When I read it the first time I was a grad student at the University of Nebraska, Lincoln.

7:09 PM  
Anonymous Anonymous said...

Still clueless. Tried to read it but got carried away by the pictures.

9:03 PM  
Anonymous Anonymous said...

ITS ALL ABOUT MONEY, YOU MORONS!! IF A SCHOOL CAN MAKE MORE MONEY BY HAVING A STAR BASKETBALL PLAYER (WHATEVER SPORT), THEN THAT SCHOOL IS GOING TO BEND OVER BACKWARDS TO ACQUIRE HIM. EVERYTHING REVOLVES AROUND MONEY -- DON'T YOU REALIZE THIS?! AND ANYWAY, MANY OF THESE ATHLETES ARE DUMB AS SHIT, BUT THEY'RE AWESOME WITH A FOOTBALL OR BASKETBALL, SO LET THEM DO WHAT THEY DO BEST (WHICH IS ENTERTAIN THOUSDANDS AND BRING THEIR SCHOOLS BOATLOADS OF CASH)AND YOU DO WHAT YOU DO BEST (WHICH IS COMPLAIN ABOUT EVERYTHING THAT IS "UNFAIR" IN THIS THING WE CALL LIFE). GEEZ...

8:35 AM  
Anonymous Blanche said...

Can't young athletes go pro unless they've played for a university team? in the UK it's practically the opposite, if you're a talented football (soccer) player, you don't tend to go to university because you'd waste prime playing years. At uni I went out with a rugby player who had been told by his high school coaches not to go to university. When he did go pro after graduating, he was three or more years older than the others, so his career will be shorter. Weird that it works the other way across the pond.

9:50 AM  
Blogger Superdestroyer said...

To the all caps anon, star athletes do not make the university any money, they make the athletic department, a separate, non-for-profit corporation from the university. All athletic departments cost their university's money because the suck up student fees, use facilities without paying rent, and get donations that could have gone to the university.

The best way to reform college athletics is go end the practice of "Athletic foundations" and give control of the athletes back to the university.

11:55 AM  
Anonymous Anonymous said...

It's not just college. Back when I taught high school, this idea of not flunking an athlete was alive and well. I taught at a school that happened to be a local football powerhouse, and I had a couple of athletes in some of my classes. When assistant principals come by to check how Johnny is doing in class, you know it is career suicide to flunk Johnny. Then again, some of us would rather commit the ritual suicide and keep our integrity, and I have moved on, to better things.

2:17 PM  
Blogger Hillapatra said...

Well, here's just a short counter-argument.
What's wrong with diversifying the university? Giving a person who's main skill is athletics an opportunity for higher education in case they break an arm or get injured. In fact, most athletes in my classes are quite smart and motivated regardless of the pressure on teachers (I was an athlete in high school and it taught me motivation).
Basically they help the university gain popularity, bring in money, diversify. I do see how annoying it would be to have to bolster grades for the athletes. However I'm sure teachers are more than willing to be lighter on dancers, actors, singers, and artists too.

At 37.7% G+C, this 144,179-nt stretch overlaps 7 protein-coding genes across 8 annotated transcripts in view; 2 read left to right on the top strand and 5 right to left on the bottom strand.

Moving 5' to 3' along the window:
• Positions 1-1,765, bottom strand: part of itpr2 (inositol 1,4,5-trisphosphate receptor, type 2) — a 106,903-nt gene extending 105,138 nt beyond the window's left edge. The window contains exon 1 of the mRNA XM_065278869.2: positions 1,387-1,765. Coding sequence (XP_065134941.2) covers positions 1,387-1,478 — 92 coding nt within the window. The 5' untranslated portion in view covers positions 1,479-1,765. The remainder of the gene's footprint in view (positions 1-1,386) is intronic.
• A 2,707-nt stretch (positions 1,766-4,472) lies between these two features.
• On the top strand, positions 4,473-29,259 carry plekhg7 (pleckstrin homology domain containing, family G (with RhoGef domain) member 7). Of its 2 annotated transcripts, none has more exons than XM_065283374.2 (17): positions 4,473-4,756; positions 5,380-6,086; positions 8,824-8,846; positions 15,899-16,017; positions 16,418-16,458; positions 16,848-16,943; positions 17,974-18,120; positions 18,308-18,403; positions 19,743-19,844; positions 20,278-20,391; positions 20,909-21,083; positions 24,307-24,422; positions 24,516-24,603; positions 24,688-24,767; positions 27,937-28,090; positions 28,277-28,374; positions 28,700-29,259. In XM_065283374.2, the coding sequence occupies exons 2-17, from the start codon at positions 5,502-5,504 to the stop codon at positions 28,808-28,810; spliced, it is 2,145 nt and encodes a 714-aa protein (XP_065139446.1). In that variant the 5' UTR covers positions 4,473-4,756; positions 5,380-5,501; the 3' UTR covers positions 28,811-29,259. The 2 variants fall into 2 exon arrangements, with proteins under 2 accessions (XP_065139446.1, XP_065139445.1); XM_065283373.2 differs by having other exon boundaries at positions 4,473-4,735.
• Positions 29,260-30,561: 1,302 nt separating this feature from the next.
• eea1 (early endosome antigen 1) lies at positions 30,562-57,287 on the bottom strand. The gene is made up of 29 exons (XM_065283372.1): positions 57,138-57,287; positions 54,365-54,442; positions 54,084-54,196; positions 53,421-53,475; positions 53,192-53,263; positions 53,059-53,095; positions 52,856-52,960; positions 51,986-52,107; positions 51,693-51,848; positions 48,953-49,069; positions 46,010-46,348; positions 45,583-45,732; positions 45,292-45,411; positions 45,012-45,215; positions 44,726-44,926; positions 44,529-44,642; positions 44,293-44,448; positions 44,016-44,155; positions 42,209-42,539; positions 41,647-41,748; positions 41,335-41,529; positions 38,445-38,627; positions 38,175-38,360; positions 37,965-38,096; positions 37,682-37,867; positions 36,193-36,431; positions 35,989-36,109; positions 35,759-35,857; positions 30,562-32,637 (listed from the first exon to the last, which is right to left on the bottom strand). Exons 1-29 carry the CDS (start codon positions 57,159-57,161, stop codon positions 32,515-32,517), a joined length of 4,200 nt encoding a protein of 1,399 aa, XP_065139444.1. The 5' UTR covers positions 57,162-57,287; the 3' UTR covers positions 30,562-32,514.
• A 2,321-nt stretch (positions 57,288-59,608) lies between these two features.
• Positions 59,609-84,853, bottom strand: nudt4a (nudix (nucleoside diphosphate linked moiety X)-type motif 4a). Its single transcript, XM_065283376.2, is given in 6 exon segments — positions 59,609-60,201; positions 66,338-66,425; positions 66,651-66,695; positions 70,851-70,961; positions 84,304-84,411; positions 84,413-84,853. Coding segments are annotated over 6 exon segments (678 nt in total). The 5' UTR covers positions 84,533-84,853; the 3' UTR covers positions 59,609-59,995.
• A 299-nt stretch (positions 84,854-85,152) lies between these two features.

8:32 PM  
Blogger theprofessor said...

I taught a lot of scholarship athletes. Of the 25 or so plagiarism/fabrication cases I sussed out from four years of teaching as an adjunct, I'd estimate that 18 to 20 of them were committed by the athletes. They're used to getting breaks, taking shortcuts and living by different rules. The saddest case was a very bright football player--who ended up in the NFL--who plagiarized a story about a star quarterback at another university. He cut-and-pasted the story word for word from a magazine for Christian athletes.

9:05 PM  
Blogger SuperHolmie said...

I don't understand why athletes have to get degrees at all. If they are recruited by a university to play football, let them play football. Why in the WORLD are they taking up space in other classes? If some of them are academic, and WANT to get a degree, that's great. But having every athlete in a class because it's "college"... that's just stupid.

While we're on this thread..
I also think it's insane that coaches at the high school level have to teach classes. Before you hiss and spit at me... think about this. Unless you have worked with a coach, you have NO IDEA how many hours per week their jobs take up. Football is big business in high schools here, and a losing team can cost a coach his job. Figure in the hours spent practicing, washing uniforms, reviewing tapes, scouting, writing plays, lining the field, watering the field, calling other coaches, recruiters, etc... these guys work hundred- hour weeks. One coach in grad school with me figured up that he made a nickel an hour by the time he added up all the hours he worked and divided his salary by that number. Scary.

I know this last bit has nothing to do with illiterate college athletes, but it's related in a redneck family tree sort of way.

9:09 PM  
Anonymous kevin said...

"Can't young athletes go pro unless they've played for a university team?"

Depends on the sport. Baseball and hockey do not rely upon universities for their minor league systems, and thus there is a route other than college to get to the pros. Basketball and football have no such minor league systems, not in a practical sense, and thus need colleges to perform that role for them. The NFL, in fact, forbids people from playing in the league until three years after their high school class has graduated. Which means that if you want to play in the NFL, you need to play in college, or you end up three years rusty and behind on physical trianing, etc.

As for diverisfying colleges, there is nothing wrong with giving atheletes the chance to go to college. A lot of people take that route, and we are all better for it. The problem is that in the money sports there is little attempt to actually help the ahtletes learn anything. And when you consider that that has been the case for some of these kids since junior high, and when you consider that agents start sniffing around junior high kids on the playground and telling them that they are going to be millioniares when they get drafted, and you have a real problem.

11:26 AM  
Anonymous littlem said...

Having obtained one of my degrees from a Big 10 university, I'm hoping no one is expecting reform of the college system without some scrutiny of its feeder systems source and forward - the American high school system and ... the NFL.

4:10 AM